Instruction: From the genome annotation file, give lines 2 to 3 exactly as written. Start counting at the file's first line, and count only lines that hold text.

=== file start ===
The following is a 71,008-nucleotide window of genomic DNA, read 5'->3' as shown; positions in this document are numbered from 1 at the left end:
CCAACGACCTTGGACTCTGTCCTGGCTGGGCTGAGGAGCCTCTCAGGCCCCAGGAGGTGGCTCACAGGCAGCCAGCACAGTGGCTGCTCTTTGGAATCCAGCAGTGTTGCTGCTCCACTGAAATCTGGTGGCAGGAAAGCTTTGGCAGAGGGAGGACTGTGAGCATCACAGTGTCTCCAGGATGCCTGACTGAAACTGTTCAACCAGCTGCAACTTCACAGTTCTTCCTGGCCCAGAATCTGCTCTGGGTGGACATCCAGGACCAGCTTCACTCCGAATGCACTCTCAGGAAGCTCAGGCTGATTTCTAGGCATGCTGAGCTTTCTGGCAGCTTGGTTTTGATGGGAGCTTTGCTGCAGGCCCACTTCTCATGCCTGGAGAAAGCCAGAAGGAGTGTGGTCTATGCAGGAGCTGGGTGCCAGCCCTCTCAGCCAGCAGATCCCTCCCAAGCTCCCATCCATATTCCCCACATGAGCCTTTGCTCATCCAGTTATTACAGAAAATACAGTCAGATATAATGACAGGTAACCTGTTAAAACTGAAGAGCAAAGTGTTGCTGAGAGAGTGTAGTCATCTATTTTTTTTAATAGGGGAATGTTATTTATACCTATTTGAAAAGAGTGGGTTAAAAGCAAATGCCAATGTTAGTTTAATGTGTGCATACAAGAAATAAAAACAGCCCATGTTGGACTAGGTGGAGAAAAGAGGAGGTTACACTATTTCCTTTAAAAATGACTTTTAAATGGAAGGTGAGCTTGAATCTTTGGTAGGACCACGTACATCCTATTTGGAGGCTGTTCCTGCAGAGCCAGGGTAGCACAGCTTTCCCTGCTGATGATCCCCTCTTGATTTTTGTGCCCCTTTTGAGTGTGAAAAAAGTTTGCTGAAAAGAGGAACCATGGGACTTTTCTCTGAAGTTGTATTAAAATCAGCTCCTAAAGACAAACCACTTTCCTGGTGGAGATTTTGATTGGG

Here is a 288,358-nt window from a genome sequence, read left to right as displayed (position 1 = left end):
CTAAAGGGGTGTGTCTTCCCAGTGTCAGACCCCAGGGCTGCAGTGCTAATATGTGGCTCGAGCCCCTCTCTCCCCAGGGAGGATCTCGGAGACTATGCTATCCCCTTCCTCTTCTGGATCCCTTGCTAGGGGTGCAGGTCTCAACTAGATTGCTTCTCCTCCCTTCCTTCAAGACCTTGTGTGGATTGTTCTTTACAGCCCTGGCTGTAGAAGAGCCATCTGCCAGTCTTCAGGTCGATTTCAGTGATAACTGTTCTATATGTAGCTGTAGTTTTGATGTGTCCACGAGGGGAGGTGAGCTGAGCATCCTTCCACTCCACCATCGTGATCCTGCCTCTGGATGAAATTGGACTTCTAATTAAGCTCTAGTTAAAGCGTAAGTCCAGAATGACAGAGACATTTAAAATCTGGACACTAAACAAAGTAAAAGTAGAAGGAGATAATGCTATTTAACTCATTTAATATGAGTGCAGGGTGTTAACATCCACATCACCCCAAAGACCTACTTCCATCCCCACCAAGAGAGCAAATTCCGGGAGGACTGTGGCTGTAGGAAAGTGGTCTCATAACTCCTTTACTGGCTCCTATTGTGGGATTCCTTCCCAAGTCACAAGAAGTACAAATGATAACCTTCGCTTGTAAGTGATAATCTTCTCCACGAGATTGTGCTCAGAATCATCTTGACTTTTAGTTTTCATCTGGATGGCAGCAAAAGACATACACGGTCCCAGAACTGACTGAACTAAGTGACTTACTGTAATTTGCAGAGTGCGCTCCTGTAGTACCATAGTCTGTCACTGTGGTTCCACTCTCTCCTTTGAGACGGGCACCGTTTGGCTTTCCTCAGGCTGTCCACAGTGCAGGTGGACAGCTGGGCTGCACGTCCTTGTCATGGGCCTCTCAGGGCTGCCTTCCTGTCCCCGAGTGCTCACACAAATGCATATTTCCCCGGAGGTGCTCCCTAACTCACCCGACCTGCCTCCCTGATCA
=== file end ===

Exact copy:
CCAACGACCTTGGACTCTGTCCTGGCTGGGCTGAGGAGCCTCTCAGGCCCCAGGAGGTGGCTCACAGGCAGCCAGCACAGTGGCTGCTCTTTGGAATCCAGCAGTGTTGCTGCTCCACTGAAATCTGGTGGCAGGAAAGCTTTGGCAGAGGGAGGACTGTGAGCATCACAGTGTCTCCAGGATGCCTGACTGAAACTGTTCAACCAGCTGCAACTTCACAGTTCTTCCTGGCCCAGAATCTGCTCTGGGTGGACATCCAGGACCAGCTTCACTCCGAATGCACTCTCAGGAAGCTCAGGCTGATTTCTAGGCATGCTGAGCTTTCTGGCAGCTTGGTTTTGATGGGAGCTTTGCTGCAGGCCCACTTCTCATGCCTGGAGAAAGCCAGAAGGAGTGTGGTCTATGCAGGAGCTGGGTGCCAGCCCTCTCAGCCAGCAGATCCCTCCCAAGCTCCCATCCATATTCCCCACATGAGCCTTTGCTCATCCAGTTATTACAGAAAATACAGTCAGATATAATGACAGGTAACCTGTTAAAACTGAAGAGCAAAGTGTTGCTGAGAGAGTGTAGTCATCTATTTTTTTTAATAGGGGAATGTTATTTATACCTATTTGAAAAGAGTGGGTTAAAAGCAAATGCCAATGTTAGTTTAATGTGTGCATACAAGAAATAAAAACAGCCCATGTTGGACTAGGTGGAGAAAAGAGGAGGTTACACTATTTCCTTTAAAAATGACTTTTAAATGGAAGGTGAGCTTGAATCTTTGGTAGGACCACGTACATCCTATTTGGAGGCTGTTCCTGCAGAGCCAGGGTAGCACAGCTTTCCCTGCTGATGATCCCCTCTTGATTTTTGTGCCCCTTTTGAGTGTGAAAAAAGTTTGCTGAAAAGAGGAACCATGGGACTTTTCTCTGAAGTTGTATTAAAATCAGCTCCTAAAGACAAACCACTTTCCTGGTGGAGATTTTGATTGGG

Here is a 288,358-nt window from a genome sequence, read left to right as displayed (position 1 = left end):